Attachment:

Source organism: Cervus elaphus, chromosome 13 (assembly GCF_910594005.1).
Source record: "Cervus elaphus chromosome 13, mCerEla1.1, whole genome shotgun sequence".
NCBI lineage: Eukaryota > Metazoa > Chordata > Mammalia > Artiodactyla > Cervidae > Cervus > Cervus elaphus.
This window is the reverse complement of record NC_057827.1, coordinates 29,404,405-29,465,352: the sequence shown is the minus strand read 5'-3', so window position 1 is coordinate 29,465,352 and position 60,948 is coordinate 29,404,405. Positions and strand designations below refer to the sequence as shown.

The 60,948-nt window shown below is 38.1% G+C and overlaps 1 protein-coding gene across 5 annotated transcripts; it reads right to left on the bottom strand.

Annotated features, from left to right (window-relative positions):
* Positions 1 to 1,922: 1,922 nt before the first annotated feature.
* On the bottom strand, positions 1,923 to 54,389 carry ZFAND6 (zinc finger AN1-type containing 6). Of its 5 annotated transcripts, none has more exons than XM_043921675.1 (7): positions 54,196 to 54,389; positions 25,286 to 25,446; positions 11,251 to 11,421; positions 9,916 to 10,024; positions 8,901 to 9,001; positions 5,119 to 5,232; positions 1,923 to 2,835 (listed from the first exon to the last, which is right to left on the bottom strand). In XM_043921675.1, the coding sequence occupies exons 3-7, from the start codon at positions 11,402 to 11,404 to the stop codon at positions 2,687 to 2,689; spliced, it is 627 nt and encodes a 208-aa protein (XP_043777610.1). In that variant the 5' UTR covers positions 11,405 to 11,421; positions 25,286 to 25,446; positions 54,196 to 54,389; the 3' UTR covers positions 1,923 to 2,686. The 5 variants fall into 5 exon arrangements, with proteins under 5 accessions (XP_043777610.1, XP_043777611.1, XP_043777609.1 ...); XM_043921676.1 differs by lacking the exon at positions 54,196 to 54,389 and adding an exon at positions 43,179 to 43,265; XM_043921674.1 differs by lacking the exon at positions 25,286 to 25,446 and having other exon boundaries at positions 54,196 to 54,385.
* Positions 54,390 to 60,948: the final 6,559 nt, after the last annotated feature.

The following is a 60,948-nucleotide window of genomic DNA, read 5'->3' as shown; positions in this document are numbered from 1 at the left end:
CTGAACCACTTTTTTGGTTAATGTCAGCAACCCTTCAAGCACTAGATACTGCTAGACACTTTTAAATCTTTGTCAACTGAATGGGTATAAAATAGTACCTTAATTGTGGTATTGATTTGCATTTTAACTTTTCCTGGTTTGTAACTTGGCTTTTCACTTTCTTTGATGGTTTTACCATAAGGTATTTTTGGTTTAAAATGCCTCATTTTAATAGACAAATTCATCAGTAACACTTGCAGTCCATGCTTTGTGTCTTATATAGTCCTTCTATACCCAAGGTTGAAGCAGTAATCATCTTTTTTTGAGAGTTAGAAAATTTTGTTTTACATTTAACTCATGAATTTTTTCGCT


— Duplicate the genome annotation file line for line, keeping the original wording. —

Source organism: Cervus elaphus, chromosome 13 (assembly GCF_910594005.1).
Source record: "Cervus elaphus chromosome 13, mCerEla1.1, whole genome shotgun sequence".
NCBI lineage: Eukaryota > Metazoa > Chordata > Mammalia > Artiodactyla > Cervidae > Cervus > Cervus elaphus.
This window is the reverse complement of record NC_057827.1, coordinates 29,404,405-29,465,352: the sequence shown is the minus strand read 5'-3', so window position 1 is coordinate 29,465,352 and position 60,948 is coordinate 29,404,405. Positions and strand designations below refer to the sequence as shown.

The 60,948-nt window shown below is 38.1% G+C and overlaps 1 protein-coding gene across 5 annotated transcripts; it reads right to left on the bottom strand.

Annotated features, from left to right (window-relative positions):
* Positions 1 to 1,922: 1,922 nt before the first annotated feature.
* On the bottom strand, positions 1,923 to 54,389 carry ZFAND6 (zinc finger AN1-type containing 6). Of its 5 annotated transcripts, none has more exons than XM_043921675.1 (7): positions 54,196 to 54,389; positions 25,286 to 25,446; positions 11,251 to 11,421; positions 9,916 to 10,024; positions 8,901 to 9,001; positions 5,119 to 5,232; positions 1,923 to 2,835 (listed from the first exon to the last, which is right to left on the bottom strand). In XM_043921675.1, the coding sequence occupies exons 3-7, from the start codon at positions 11,402 to 11,404 to the stop codon at positions 2,687 to 2,689; spliced, it is 627 nt and encodes a 208-aa protein (XP_043777610.1). In that variant the 5' UTR covers positions 11,405 to 11,421; positions 25,286 to 25,446; positions 54,196 to 54,389; the 3' UTR covers positions 1,923 to 2,686. The 5 variants fall into 5 exon arrangements, with proteins under 5 accessions (XP_043777610.1, XP_043777611.1, XP_043777609.1 ...); XM_043921676.1 differs by lacking the exon at positions 54,196 to 54,389 and adding an exon at positions 43,179 to 43,265; XM_043921674.1 differs by lacking the exon at positions 25,286 to 25,446 and having other exon boundaries at positions 54,196 to 54,385.
* Positions 54,390 to 60,948: the final 6,559 nt, after the last annotated feature.

The following is a 60,948-nucleotide window of genomic DNA, read 5'->3' as shown; positions in this document are numbered from 1 at the left end:
CTGAACCACTTTTTTGGTTAATGTCAGCAACCCTTCAAGCACTAGATACTGCTAGACACTTTTAAATCTTTGTCAACTGAATGGGTATAAAATAGTACCTTAATTGTGGTATTGATTTGCATTTTAACTTTTCCTGGTTTGTAACTTGGCTTTTCACTTTCTTTGATGGTTTTACCATAAGGTATTTTTGGTTTAAAATGCCTCATTTTAATAGACAAATTCATCAGTAACACTTGCAGTCCATGCTTTGTGTCTTATATAGTCCTTCTATACCCAAGGTTGAAGCAGTAATCATCTTTTTTTGAGAGTTAGAAAATTTTGTTTTACATTTAACTCATGAATTTTTTCGCT